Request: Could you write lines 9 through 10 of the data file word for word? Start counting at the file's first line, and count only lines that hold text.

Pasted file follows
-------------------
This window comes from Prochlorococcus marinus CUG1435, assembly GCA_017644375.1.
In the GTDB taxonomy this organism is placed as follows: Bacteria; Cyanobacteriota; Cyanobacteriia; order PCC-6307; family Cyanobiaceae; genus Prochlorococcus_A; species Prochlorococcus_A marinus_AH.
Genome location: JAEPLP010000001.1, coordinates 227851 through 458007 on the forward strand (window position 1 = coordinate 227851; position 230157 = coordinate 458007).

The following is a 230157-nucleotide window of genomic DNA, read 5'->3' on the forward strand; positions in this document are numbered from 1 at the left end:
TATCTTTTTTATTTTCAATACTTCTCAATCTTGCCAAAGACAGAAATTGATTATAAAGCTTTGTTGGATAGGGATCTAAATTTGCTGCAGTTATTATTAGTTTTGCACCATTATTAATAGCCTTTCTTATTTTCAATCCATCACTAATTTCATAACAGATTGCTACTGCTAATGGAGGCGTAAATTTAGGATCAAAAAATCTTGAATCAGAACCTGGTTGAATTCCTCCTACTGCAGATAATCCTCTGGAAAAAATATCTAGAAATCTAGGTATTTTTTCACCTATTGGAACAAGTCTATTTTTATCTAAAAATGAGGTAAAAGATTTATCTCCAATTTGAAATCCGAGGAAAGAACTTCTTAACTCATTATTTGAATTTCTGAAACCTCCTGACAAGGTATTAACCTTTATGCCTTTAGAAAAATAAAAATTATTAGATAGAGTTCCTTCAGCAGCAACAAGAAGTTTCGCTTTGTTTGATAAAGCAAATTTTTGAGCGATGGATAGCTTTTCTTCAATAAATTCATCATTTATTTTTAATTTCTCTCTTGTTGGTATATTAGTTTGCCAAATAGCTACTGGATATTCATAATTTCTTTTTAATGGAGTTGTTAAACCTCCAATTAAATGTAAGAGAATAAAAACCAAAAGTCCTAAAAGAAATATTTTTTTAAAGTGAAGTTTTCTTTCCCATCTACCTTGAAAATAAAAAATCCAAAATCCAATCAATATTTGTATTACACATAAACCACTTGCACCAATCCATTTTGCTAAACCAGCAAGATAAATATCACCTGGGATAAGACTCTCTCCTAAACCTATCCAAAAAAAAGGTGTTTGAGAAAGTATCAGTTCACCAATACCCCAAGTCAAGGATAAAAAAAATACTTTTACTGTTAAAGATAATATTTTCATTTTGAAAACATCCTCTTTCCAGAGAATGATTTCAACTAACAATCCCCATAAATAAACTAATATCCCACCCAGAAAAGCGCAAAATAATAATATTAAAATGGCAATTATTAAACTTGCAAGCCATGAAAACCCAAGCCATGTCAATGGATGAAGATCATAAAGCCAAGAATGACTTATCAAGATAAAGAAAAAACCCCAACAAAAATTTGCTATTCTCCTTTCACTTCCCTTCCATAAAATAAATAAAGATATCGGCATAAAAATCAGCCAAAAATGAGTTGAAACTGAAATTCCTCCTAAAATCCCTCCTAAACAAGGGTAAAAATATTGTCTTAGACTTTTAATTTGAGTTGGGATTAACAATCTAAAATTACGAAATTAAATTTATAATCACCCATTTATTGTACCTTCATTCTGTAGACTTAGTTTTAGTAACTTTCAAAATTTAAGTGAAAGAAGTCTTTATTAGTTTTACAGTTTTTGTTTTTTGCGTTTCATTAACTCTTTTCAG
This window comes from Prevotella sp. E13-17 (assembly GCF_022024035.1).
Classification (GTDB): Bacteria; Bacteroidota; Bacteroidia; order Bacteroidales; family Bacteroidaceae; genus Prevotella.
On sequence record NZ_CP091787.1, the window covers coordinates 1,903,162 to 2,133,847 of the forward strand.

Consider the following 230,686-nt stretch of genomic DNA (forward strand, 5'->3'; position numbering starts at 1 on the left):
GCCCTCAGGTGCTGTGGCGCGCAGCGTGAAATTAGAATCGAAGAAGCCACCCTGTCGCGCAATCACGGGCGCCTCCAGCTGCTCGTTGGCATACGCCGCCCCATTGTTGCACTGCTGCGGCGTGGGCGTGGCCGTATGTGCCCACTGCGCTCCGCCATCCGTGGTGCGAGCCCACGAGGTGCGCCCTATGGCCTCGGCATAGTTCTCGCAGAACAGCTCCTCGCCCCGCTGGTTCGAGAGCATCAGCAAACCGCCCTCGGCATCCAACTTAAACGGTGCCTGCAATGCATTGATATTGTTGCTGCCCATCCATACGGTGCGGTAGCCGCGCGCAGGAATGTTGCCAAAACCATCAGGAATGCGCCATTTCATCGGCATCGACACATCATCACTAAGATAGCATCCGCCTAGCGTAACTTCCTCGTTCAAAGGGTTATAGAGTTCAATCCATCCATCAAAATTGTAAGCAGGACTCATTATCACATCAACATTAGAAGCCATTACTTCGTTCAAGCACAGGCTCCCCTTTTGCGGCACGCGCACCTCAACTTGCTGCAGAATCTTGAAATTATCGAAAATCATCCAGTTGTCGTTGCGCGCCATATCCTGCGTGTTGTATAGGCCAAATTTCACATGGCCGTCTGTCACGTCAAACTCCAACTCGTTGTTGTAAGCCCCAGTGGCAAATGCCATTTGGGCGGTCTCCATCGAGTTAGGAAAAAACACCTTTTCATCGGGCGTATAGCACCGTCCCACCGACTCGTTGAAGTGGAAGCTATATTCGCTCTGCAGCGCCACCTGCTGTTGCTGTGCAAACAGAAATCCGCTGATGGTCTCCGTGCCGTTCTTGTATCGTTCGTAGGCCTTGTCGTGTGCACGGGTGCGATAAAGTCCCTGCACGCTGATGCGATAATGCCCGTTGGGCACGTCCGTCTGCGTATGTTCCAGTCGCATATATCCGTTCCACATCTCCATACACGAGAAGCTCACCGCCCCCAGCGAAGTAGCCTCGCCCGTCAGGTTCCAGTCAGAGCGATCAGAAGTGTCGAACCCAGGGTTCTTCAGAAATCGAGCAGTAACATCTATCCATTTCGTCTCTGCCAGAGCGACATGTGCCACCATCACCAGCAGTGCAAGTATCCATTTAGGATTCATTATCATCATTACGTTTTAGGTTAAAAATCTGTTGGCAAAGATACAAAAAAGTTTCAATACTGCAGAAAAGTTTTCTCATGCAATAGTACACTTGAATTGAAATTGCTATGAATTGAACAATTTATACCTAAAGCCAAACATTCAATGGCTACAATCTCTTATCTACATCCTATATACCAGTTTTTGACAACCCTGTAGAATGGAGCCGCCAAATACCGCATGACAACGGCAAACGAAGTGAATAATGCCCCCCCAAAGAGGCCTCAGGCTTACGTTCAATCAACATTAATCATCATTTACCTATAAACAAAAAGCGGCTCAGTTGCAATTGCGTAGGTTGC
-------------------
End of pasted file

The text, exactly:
Consider the following 230,686-nt stretch of genomic DNA (forward strand, 5'->3'; position numbering starts at 1 on the left):
GCCCTCAGGTGCTGTGGCGCGCAGCGTGAAATTAGAATCGAAGAAGCCACCCTGTCGCGCAATCACGGGCGCCTCCAGCTGCTCGTTGGCATACGCCGCCCCATTGTTGCACTGCTGCGGCGTGGGCGTGGCCGTATGTGCCCACTGCGCTCCGCCATCCGTGGTGCGAGCCCACGAGGTGCGCCCTATGGCCTCGGCATAGTTCTCGCAGAACAGCTCCTCGCCCCGCTGGTTCGAGAGCATCAGCAAACCGCCCTCGGCATCCAACTTAAACGGTGCCTGCAATGCATTGATATTGTTGCTGCCCATCCATACGGTGCGGTAGCCGCGCGCAGGAATGTTGCCAAAACCATCAGGAATGCGCCATTTCATCGGCATCGACACATCATCACTAAGATAGCATCCGCCTAGCGTAACTTCCTCGTTCAAAGGGTTATAGAGTTCAATCCATCCATCAAAATTGTAAGCAGGACTCATTATCACATCAACATTAGAAGCCATTACTTCGTTCAAGCACAGGCTCCCCTTTTGCGGCACGCGCACCTCAACTTGCTGCAGAATCTTGAAATTATCGAAAATCATCCAGTTGTCGTTGCGCGCCATATCCTGCGTGTTGTATAGGCCAAATTTCACATGGCCGTCTGTCACGTCAAACTCCAACTCGTTGTTGTAAGCCCCAGTGGCAAATGCCATTTGGGCGGTCTCCATCGAGTTAGGAAAAAACACCTTTTCATCGGGCGTATAGCACCGTCCCACCGACTCGTTGAAGTGGAAGCTATATTCGCTCTGCAGCGCCACCTGCTGTTGCTGTGCAAACAGAAATCCGCTGATGGTCTCCGTGCCGTTCTTGTATCGTTCGTAGGCCTTGTCGTGTGCACGGGTGCGATAAAGTCCCTGCACGCTGATGCGATAATGCCCGTTGGGCACGTCCGTCTGCGTATGTTCCAGTCGCATATATCCGTTCCACATCTCCATACACGAGAAGCTCACCGCCCCCAGCGAAGTAGCCTCGCCCGTCAGGTTCCAGTCAGAGCGATCAGAAGTGTCGAACCCAGGGTTCTTCAGAAATCGAGCAGTAACATCTATCCATTTCGTCTCTGCCAGAGCGACATGTGCCACCATCACCAGCAGTGCAAGTATCCATTTAGGATTCATTATCATCATTACGTTTTAGGTTAAAAATCTGTTGGCAAAGATACAAAAAAGTTTCAATACTGCAGAAAAGTTTTCTCATGCAATAGTACACTTGAATTGAAATTGCTATGAATTGAACAATTTATACCTAAAGCCAAACATTCAATGGCTACAATCTCTTATCTACATCCTATATACCAGTTTTTGACAACCCTGTAGAATGGAGCCGCCAAATACCGCATGACAACGGCAAACGAAGTGAATAATGCCCCCCCAAAGAGGCCTCAGGCTTACGTTCAATCAACATTAATCATCATTTACCTATAAACAAAAAGCGGCTCAGTTGCAATTGCGTAGGTTGC